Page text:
Tailor Dortona: Should it Stay or Should it Go? What to Pack and What to Leave Behind (Part 2)

I struggled to pack for China, constantly rearranging piles of “Yes,” “No,” and “Maybe” clothing, shoes, toiletries, and miscellaneous items that I was convinced could come in handy. But now that I have gone through the complete agony of boiling down all of my worldly possessions to the items I thought I would need over the course of my fourteen weeks here in Chengdu, there is no reason for you to have to endure the same torture. This is why I decided to comprise a list of what to pack and what to leave behind (you’re welcome). A couple of weeks ago I posted a blog detailing what should accompany you on your journey, while this installment includes what ought to stay back home in the U.S. Like my last list, this post is focused on the odd/unusual/easy to forget items, as opposed to the obvious (don’t pack your X-Box or other gaming devices and leave your skateboard at home – unless of course you cannot live without it and do not trust Chinese skateboards to get the job done/you cannot ride a bike). It should be noted that these lists are based on studying in Chengdu during the spring semester and that I identify as a female, so these lists are bound to differ for males, or anyone choosing to study here during the fall. Nonetheless, anyone traveling here for an extended period of time should be aware that contrary to what all of the “top” travel guides will warn you, many foreign products ARE available here. So, without further ado…

Leave it Behind

Toiletries

  1. Shampoo and Conditioner: Unless you use fragrance-free or salon-brand hair products, you do not need to lug them to China, taking up much-needed, precious space in your luggage. They sell all the same brands here and they cost almost the exact same price. Same goes for body wash and a loofa. Razors on the other hand, are more expensive than they are back home.
  2. Toilet paper: No matter how many blogs you read, books you peruse, and horror stories you hear, China does sell toilet paper. And it’s cheap. Perhaps it isn’t the 2 ply Charmin or Angel Soft you’ve grown accustom to in the U.S., but it’ll get the job done, I promise.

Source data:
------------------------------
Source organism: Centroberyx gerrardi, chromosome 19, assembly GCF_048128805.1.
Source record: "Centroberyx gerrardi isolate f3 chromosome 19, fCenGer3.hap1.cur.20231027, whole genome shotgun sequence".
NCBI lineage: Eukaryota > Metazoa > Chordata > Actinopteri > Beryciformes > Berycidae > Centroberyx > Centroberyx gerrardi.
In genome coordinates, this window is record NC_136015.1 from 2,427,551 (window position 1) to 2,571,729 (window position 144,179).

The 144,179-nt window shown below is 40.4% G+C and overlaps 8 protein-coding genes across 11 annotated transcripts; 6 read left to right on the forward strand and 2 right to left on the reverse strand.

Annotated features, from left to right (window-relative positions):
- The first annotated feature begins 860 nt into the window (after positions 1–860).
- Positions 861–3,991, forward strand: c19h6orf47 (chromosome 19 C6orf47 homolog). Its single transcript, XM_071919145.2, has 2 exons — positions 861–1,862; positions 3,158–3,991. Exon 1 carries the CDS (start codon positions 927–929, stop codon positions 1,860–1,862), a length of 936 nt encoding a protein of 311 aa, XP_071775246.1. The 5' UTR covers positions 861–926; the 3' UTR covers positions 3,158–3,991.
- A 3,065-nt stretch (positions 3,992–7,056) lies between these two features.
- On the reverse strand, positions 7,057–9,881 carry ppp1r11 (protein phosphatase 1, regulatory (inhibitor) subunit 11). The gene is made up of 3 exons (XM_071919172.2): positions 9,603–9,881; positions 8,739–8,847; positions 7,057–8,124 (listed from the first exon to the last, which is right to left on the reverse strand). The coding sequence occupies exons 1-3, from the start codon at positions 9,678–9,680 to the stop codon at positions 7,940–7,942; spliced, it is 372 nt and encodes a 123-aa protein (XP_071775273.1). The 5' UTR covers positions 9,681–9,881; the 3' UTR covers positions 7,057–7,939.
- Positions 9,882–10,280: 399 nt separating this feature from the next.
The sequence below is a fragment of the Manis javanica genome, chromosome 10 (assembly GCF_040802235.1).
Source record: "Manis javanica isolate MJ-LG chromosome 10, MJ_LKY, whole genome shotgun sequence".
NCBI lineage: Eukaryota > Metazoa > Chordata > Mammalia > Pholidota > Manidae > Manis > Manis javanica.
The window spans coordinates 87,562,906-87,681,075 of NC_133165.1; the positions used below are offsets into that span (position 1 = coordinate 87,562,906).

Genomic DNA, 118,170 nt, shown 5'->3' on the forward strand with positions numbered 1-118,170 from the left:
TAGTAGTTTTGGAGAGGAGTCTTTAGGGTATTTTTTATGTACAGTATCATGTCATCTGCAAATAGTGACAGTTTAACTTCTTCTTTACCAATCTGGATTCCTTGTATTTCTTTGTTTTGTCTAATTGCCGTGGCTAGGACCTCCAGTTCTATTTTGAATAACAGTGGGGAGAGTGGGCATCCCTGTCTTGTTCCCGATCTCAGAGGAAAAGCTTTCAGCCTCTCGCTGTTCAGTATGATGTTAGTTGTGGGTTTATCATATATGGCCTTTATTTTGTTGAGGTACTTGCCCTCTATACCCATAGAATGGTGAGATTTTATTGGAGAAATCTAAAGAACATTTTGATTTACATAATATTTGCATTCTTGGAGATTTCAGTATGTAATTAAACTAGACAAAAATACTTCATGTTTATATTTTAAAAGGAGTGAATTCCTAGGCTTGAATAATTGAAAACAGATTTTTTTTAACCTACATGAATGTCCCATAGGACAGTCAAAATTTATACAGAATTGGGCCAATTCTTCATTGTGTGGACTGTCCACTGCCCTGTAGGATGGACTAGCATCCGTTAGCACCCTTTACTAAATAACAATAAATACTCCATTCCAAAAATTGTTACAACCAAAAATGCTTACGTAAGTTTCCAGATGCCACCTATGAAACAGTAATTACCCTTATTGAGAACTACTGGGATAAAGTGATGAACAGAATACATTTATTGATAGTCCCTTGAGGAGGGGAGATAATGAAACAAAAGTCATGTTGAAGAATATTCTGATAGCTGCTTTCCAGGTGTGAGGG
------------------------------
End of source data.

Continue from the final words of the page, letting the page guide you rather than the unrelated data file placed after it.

3. Toothpaste: A super-sized tube of Colgate toothpaste cost me approximately $1.50 the other day, so there is no need to bring more than a travel size tube with you to China.

Clothing

  1. Button Up Shirts: For boys who wear a size small or medium in America, you do not need to pack more than one or two button up shirts because they are incredibly affordable here. I’m talking $8-30 for a quality collared shirt!
  2. A Winter Jacket: It was only cold the first 1-3 weeks while we were in Chengdu this spring semester, so packing a jacket would be excessive. Plus, a nice men’s puff coat runs approximately 150 RMB ($25 USD), so if you aren’t worried about fitting into Chinese sizes, there is no need to pack a warm jacket. But definitely bring multiple light jackets (rain jacket, jean jacket, sweater etc.)
  3. Boots: Again, it wasn’t cold for very long here, so packing UGGS or similar winter boots would be unnecessary. That said, combat boots will come in handy (plus they are trendy here).
  4. T-Shirts: For females who generally wear a size extra small-medium in the U.S., you will find an abundance of cute and extremely affordable shirts here in China. You can purchase a cute t-shirt for $10-20 and a nice blouse for $20 or less in Sanfu or a number of other local chains (they also have a GAP and an H&M at the Raffle City mall, located 1 metro stop or a 15 minute walk from campus).

Miscellaneous

  1. Phone Chargers: Bring 1-2, but you can purchase iPhone 4 or 5/6 chargers in a multitude of colors for $3 at a local electronic store!
  2. Camera Tripod: If you are a serious phototgrapher and plan to get some good shots of the city, you need not worry about bringing a tripod because a middle level one costs 65 RMB (a little more than $10) and a really nice one costs 130 RMB (a little over $20). Those were purchased at Computer City, located across the street from Raffle City, 15 minutes from campus on foot.
  3. Reading Materials: Don’t get me wrong, you should bring along some nice reading if you generally read in your spare time, but there is no need to bring six novels. I made that mistake and am now regretting it because I am only here for one more month and I haven’t even completed one book!
  4. School Supplies/Notebooks: First off, most of your professors here will allow you to use your laptop to take notes. But for classes which require you to have a notebook (i.e. Chinese language), you can purchase one at any of the various stationary stores scattered around campus. A soft cover notebook with beautiful cover art will run you about 15 RMB ($2.50), whereas a nice leather bound journal will cost a mere 35 RMB (a little more than $5) at the same store. School supplies can also be purchased in such stores at extremely cheap prices (i.e. pens, pencils, highlighters, sticky notes, pencil cases, erasures, scissors, tape etc.)
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